It was was easy politics for opposition MLAs and pundits to take shots at the province’s new $100 million prosperity fund last month. After all, the fund was supposed to be seeded with liquefied natural gas (LNG) revenue, not budget surplus.
Yet I have a hard time taking aim at a savings account – even if it’s only $100 million – when our provincial debt will reach $72 billion by 2018-19, and more than one-third of Canadian families have total debt that is twice their net income.
Here in the north, where our economy remains largely reliant on the natural resource sector, we could use a few more sustainable rainy-day funds – or any-day funds.
In good years, rural B.C. is responsible for as much as 75% of the value of B.C.’s exports, but a common complaint in the Interior and the north is that little of that money flows back into the communities that produce it.
The north is now at an interesting crossroads. Its population is stable and aging, commodity cycles are becoming shorter and our resource industries are more efficient.
As well, the cost of delivering services is increasing, forcing a slow but consistent trend toward the centralization of education and health care.
The postwar boom that fuelled much of the wealth creation and regional expansion in the second half of the 20th century is over.
If we want our communities to thrive in the decades to come, we must create a base of wealth now that can be used to invest in community development in perpetuity – sustainable savings accounts that can be responsive to local needs.
B.C. is already a leader in this area.
Since the 1990s, government, industry, non-governmental organizations and First Nations have established endowments to retain wealth in rural areas, ranging from the Columbia Basin Trust and Northern Development Initiative Trust (my employer) to Gwaii Trust, Coast Opportunity Funds and the Nechako-Kitamaat Development Fund, among others.
Each is different, but the most successful are sustainable, have a clear focus and are locally led and responsive to the needs of their communities.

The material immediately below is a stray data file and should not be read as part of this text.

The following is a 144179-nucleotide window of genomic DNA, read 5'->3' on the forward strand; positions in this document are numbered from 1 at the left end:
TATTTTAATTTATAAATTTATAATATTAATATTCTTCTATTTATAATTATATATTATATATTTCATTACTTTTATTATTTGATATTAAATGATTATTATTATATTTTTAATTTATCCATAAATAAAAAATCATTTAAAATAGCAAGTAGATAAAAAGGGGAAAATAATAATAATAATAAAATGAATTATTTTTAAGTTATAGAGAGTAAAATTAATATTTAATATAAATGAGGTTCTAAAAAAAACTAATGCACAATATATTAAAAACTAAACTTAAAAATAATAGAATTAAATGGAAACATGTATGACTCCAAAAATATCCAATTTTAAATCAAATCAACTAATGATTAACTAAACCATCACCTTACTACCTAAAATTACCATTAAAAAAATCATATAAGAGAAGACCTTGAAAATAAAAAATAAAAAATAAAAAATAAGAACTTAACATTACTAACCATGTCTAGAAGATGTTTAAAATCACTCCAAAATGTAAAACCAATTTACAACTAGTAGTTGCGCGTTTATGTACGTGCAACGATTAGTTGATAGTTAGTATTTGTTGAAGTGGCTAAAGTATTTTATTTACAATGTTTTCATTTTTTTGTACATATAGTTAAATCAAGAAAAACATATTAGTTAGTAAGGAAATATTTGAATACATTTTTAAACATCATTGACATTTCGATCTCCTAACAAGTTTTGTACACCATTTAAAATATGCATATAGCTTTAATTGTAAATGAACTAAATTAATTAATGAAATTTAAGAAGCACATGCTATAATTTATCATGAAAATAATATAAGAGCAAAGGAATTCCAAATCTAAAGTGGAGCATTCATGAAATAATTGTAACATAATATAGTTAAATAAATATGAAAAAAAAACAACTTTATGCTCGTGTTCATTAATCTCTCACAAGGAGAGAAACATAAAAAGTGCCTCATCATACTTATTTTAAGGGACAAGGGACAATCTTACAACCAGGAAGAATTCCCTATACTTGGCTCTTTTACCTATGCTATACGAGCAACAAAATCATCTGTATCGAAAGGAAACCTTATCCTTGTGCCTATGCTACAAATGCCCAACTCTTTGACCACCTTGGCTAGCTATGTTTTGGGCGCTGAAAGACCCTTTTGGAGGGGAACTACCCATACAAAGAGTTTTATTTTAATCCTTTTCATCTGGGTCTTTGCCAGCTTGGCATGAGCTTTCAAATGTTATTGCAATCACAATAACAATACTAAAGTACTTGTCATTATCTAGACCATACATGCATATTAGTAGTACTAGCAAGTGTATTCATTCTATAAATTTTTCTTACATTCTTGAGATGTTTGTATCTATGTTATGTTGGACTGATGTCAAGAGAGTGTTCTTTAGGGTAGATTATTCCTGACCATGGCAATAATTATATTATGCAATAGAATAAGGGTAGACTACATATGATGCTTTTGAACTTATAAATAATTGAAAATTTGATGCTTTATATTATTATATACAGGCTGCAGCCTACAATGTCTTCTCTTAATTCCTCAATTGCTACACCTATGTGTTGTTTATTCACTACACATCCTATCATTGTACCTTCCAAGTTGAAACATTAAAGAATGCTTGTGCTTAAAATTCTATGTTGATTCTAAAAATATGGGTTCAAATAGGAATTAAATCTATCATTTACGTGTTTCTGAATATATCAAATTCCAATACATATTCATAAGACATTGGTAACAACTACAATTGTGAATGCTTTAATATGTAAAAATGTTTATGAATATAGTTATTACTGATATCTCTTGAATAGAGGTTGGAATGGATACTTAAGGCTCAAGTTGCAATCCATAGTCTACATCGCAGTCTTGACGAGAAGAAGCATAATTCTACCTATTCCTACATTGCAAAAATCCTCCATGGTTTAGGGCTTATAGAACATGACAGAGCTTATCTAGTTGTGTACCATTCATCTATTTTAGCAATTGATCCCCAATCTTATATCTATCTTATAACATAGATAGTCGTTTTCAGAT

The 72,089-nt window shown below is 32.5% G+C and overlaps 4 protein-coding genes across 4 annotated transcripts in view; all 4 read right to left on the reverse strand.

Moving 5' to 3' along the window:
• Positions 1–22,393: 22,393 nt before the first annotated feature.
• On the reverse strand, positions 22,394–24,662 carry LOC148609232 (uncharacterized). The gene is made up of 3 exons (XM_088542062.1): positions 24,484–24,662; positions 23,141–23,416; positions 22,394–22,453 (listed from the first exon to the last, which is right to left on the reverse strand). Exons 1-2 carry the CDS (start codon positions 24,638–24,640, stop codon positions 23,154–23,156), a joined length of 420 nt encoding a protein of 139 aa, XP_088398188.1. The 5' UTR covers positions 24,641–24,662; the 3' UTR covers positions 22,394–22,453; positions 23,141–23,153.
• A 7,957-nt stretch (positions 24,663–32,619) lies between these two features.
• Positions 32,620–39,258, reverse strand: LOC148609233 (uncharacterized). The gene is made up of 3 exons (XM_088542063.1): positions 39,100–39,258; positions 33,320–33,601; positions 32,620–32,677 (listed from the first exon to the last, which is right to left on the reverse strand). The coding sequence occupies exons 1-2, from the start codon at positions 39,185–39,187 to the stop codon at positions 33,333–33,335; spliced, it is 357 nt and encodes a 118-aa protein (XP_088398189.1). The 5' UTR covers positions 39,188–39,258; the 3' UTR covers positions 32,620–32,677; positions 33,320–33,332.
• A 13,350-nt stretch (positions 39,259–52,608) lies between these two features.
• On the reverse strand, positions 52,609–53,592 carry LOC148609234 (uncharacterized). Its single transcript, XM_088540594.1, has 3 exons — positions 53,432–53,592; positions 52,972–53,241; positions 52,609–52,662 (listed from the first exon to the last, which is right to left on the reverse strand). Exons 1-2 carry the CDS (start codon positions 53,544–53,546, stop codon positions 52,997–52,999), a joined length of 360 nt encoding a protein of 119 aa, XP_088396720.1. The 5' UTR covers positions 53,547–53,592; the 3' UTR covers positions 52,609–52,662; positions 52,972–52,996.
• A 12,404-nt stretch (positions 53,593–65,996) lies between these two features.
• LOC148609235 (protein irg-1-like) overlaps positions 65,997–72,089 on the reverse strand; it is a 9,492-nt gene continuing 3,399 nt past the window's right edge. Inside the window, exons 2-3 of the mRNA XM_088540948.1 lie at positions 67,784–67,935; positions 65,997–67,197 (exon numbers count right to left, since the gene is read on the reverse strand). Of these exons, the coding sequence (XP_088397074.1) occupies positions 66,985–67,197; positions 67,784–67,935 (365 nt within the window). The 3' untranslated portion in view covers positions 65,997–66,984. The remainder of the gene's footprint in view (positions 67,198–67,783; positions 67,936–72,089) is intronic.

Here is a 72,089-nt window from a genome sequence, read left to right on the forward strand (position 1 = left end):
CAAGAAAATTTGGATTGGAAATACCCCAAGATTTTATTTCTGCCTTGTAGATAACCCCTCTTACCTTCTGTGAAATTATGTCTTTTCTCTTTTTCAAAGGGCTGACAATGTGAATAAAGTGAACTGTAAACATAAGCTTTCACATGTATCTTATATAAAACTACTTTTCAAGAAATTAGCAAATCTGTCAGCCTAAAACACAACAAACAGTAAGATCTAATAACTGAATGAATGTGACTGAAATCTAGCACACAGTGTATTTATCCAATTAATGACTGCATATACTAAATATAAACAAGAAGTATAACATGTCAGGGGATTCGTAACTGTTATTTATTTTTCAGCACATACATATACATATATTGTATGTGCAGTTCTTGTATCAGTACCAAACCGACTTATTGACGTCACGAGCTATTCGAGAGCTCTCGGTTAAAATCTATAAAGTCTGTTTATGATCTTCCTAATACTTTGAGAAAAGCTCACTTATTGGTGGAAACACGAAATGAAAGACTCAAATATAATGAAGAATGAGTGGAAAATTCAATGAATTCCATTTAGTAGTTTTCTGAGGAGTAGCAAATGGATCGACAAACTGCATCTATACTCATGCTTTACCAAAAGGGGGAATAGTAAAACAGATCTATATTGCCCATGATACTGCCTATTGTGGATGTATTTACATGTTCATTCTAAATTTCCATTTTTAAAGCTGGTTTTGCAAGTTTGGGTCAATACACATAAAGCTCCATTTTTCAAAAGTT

In short, responsibly responsive.
The impact benefit agreements First Nations have signed with resource companies will inject consistent funding streams into some of B.C.’s most remote and impoverished communities.
While some of this funding will be used to offset annual operating costs, my hope is that at least a portion of it will be used to establish foundations to support communities long after today’s mines, pipelines and mills cease operations.
Northwest communities have also established the Northwest BC Resource Benefits Alliance, which is negotiating revenue-sharing agreements with the province related to major resource projects.
A recent article in The Atlantic highlighted cities across the U.S. that are in the midst of economic revivals, noting that part of the recent success of Pittsburgh – once the heart of America’s steel industry – is owed to “the extraordinary density of rich, locally rooted philanthropies” established by industrial titans years before.
The dollars B.C.’s trust funds, endowments and foundations provide to communities account for a considerable portion of the annual funding spent on local economic diversification projects, supporting everything from entrepreneurship and training to recreational trail development and arts and culture programs.
These dollars also give communities the baseline funding they need to take advantage of multimillion-dollar grants from the province or federal government to expand pools, build arenas, resurface runways and improve marinas.
I don’t take issue with the province establishing a prosperity fund without LNG revenue – savings is savings at a time when our collective debt is out of control.
My concern is that we aren’t focused enough on saving for future generations.
That’s how we became indebted in the first place.
Joel McKay (joel@northern development.bc.ca) is director, communications, at Northern Development Initiative Trust, a non-profit organization that stimulates economic growth throughout northern B.C.